United States District Court, E.D. Tennessee, Greeneville
MEMORANDUM AND ORDER
JORDAN UNITED STATES DISTRICT JUDGE.
defendant pled guilty to distributing child pornography in
violation of 18 U.S.C. § 2252A(a)(2) and will be
sentenced on August 15, 2017. The United States Probation
Office has prepared and disclosed a Presentence Investigation
Report (“PSR”) [doc. 22] to which the defendant
has raised several objections [doc. 25]. The United States
has filed a responsive brief [doc. 26]. For the reasons that
follow, the defendant's objections will be sustained in
part and otherwise overruled.
in this case sets a base offense level of 22
pursuant to United States Sentencing Guideline
(“U.S.S.G.”) § 2G2.2(a)(2). The
defendant's adjusted offense level is 37 after
application of five special offense characteristics found in
U.S.S.G. § 2G2.2(b). With a criminal history category of
one and a total offense level of 34, the advisory
guideline range is 151 to 188 months.
defendant challenges each of the 2G2.2(b) increases as overly
harsh, cumulative, or unsupported by empirical data. The
court is not required to accept the defendant's
arguments. See, e.g., United States v. Bistline, 665
F.3d 758 (6th Cir. 2012). However, the court is of
course free to reject any provision of § 2G2.2 based on
sufficiently-articulated policy grounds. See Id. at
court will first address the defendant's criticism of
advisory guideline subsections 2G2.2(b)(2) and (b)(4). Those
enhancements relate to the nature of the images involved in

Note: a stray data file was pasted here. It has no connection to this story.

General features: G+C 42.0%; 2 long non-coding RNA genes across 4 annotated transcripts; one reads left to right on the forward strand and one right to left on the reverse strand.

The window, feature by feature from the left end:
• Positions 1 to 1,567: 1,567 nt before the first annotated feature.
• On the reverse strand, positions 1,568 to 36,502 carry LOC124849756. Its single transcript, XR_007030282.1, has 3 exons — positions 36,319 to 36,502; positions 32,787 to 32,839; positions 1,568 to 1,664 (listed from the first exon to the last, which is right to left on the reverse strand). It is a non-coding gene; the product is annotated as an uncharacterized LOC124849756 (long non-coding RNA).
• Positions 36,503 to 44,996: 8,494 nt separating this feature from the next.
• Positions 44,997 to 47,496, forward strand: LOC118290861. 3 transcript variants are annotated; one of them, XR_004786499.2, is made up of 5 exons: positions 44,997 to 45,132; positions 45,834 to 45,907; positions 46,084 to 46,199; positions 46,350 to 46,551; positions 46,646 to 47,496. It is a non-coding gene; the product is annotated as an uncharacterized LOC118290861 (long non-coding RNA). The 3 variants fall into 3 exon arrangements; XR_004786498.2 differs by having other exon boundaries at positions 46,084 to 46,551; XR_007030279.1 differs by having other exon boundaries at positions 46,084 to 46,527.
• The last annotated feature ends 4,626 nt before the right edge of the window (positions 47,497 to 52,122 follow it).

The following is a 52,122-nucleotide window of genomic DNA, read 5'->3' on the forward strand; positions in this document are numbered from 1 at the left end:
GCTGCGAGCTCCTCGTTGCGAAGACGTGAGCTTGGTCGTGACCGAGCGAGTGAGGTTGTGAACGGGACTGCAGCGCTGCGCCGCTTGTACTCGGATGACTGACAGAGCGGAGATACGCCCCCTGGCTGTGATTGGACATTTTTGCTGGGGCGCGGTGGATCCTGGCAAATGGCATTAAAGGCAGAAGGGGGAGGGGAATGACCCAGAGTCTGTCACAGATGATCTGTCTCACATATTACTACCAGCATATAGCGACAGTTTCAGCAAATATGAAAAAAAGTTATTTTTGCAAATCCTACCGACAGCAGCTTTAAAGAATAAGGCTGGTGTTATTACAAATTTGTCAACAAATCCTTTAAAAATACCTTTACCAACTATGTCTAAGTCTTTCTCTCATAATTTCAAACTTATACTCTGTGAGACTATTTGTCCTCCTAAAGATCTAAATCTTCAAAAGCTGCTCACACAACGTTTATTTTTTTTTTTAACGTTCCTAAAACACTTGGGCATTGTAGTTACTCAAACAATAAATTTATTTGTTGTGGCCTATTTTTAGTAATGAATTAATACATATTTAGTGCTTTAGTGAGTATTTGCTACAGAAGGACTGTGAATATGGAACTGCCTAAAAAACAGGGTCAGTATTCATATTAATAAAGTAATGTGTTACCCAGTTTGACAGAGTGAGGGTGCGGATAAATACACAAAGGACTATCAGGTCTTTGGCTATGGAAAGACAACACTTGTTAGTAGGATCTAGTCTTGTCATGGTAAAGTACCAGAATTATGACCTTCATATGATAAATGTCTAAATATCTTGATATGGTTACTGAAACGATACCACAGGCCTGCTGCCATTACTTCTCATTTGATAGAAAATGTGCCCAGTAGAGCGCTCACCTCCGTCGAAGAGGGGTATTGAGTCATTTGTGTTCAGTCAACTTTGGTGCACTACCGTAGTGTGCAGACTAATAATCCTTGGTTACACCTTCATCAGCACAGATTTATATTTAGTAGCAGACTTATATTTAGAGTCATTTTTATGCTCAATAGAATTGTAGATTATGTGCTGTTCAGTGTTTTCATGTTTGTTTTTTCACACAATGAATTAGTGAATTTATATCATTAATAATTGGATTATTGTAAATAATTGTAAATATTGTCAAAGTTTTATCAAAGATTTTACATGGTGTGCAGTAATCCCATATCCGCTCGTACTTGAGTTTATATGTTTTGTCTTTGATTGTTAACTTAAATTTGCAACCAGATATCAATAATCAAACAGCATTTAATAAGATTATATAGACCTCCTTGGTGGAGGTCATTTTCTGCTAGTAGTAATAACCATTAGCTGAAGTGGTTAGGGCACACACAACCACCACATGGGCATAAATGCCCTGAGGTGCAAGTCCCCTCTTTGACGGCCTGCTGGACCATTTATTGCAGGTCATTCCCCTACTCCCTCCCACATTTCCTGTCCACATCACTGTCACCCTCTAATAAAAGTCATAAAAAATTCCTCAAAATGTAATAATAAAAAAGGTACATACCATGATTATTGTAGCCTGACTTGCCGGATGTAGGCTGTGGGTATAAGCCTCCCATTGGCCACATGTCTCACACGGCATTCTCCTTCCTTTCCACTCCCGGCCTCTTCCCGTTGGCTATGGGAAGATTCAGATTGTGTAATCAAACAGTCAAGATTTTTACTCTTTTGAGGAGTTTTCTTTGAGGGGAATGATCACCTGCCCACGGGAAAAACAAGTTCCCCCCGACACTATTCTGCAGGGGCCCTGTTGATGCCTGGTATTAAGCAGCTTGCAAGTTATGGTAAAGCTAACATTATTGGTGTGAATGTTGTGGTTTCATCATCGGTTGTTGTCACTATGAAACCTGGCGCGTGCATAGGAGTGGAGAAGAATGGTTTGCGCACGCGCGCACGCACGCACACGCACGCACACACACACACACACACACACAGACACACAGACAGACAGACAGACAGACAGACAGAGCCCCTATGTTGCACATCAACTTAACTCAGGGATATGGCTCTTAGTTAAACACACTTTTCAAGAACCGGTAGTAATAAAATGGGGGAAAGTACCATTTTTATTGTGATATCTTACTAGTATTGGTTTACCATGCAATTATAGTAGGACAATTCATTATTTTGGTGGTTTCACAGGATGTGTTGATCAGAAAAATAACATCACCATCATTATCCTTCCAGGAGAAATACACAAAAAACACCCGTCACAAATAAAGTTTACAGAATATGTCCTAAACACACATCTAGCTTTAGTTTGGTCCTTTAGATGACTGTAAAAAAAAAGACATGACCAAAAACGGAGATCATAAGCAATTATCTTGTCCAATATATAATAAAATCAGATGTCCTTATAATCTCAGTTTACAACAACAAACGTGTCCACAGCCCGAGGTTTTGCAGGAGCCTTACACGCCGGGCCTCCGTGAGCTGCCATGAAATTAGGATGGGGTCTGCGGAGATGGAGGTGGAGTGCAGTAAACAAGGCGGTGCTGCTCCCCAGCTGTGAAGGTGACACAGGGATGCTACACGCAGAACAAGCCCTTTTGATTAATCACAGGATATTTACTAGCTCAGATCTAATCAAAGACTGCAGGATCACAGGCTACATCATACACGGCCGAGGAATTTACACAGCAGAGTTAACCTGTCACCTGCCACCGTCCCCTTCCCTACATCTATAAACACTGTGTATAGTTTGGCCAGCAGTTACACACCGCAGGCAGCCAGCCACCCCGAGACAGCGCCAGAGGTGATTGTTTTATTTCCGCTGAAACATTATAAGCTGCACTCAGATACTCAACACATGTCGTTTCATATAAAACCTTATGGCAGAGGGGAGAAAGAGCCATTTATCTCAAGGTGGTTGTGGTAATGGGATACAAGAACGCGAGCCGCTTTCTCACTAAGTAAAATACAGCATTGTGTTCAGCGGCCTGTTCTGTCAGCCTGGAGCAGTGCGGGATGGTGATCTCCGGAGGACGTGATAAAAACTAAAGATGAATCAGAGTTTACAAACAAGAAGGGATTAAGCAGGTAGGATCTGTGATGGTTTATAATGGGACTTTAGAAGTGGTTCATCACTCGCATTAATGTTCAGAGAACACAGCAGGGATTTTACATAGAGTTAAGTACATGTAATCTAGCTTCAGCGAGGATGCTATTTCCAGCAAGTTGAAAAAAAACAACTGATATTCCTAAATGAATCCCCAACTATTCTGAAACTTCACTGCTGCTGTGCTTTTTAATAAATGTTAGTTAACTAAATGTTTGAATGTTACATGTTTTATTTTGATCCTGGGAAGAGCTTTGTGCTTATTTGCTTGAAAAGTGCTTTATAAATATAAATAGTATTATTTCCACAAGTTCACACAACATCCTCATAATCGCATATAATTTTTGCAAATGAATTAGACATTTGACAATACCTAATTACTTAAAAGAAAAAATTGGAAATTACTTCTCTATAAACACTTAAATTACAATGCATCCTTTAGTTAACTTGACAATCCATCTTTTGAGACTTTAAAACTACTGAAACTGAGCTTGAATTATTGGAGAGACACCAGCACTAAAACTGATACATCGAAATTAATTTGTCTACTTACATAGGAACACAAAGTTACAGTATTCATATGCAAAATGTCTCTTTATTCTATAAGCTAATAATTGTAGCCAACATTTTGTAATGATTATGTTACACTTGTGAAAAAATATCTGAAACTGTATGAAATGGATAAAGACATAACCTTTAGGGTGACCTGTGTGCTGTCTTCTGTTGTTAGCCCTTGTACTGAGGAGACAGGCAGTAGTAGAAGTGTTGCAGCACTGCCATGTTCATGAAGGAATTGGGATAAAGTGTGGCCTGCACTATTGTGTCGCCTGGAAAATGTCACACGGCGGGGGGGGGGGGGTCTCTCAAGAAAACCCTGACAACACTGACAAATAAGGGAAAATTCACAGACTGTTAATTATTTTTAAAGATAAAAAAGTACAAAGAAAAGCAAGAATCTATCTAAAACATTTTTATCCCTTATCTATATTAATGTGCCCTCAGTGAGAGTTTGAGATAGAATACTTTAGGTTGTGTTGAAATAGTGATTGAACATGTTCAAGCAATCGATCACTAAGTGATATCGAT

the offense of conviction. Citing statistical evidence, the
defendant argues that images of this character are found in
most federal child pornography prosecutions, and therefore
these offense level increases are unwarranted because such
images are so common. The court disagrees.
that the defendant's statistical evidence has some
validity, the court has no proof before it that those
statistics show anything more than a decision by United
States Attorney's Offices to devote their limited
resources to the prosecution of offenses involving these most
egregious of images. In any event, the court considers the
types of images addressed by advisory guideline subsections
(b)(2) and (b)(4) to be truly the worst of the worst in these
cases, and as such they merit harsher sentences.
defendant also suggests that subsections (b)(2) and (b)(4)
should not be applied absent evidence that he specifically
sought out those types of images (as opposed to inadvertently
coming across them in broader internet searches). This
argument is wholly without merit. Subsection (b)(2) and
(b)(4) images were found on, and thus had been downloaded
onto, the defendant's own smartphone. The defendant's
2G2.2(b)(2) and (b)(4) objections will accordingly be
the defendant objects to the two-level increase, pursuant to
U.S.S.G. § 2G2.2(b)(3)(F), for knowingly engaging in
distribution of child pornography. The defendant argues that
his distribution was merely “passive” and that
application of subsection (b)(3)(F) amounts to impermissible
double-counting because the act of distribution is already
taken into account in his base offense level. The court
disagrees on both points.
base offense level of 22 is set by guideline 2G2.2(a)(2).
That subsection applies to violations of 18 U.S.C. §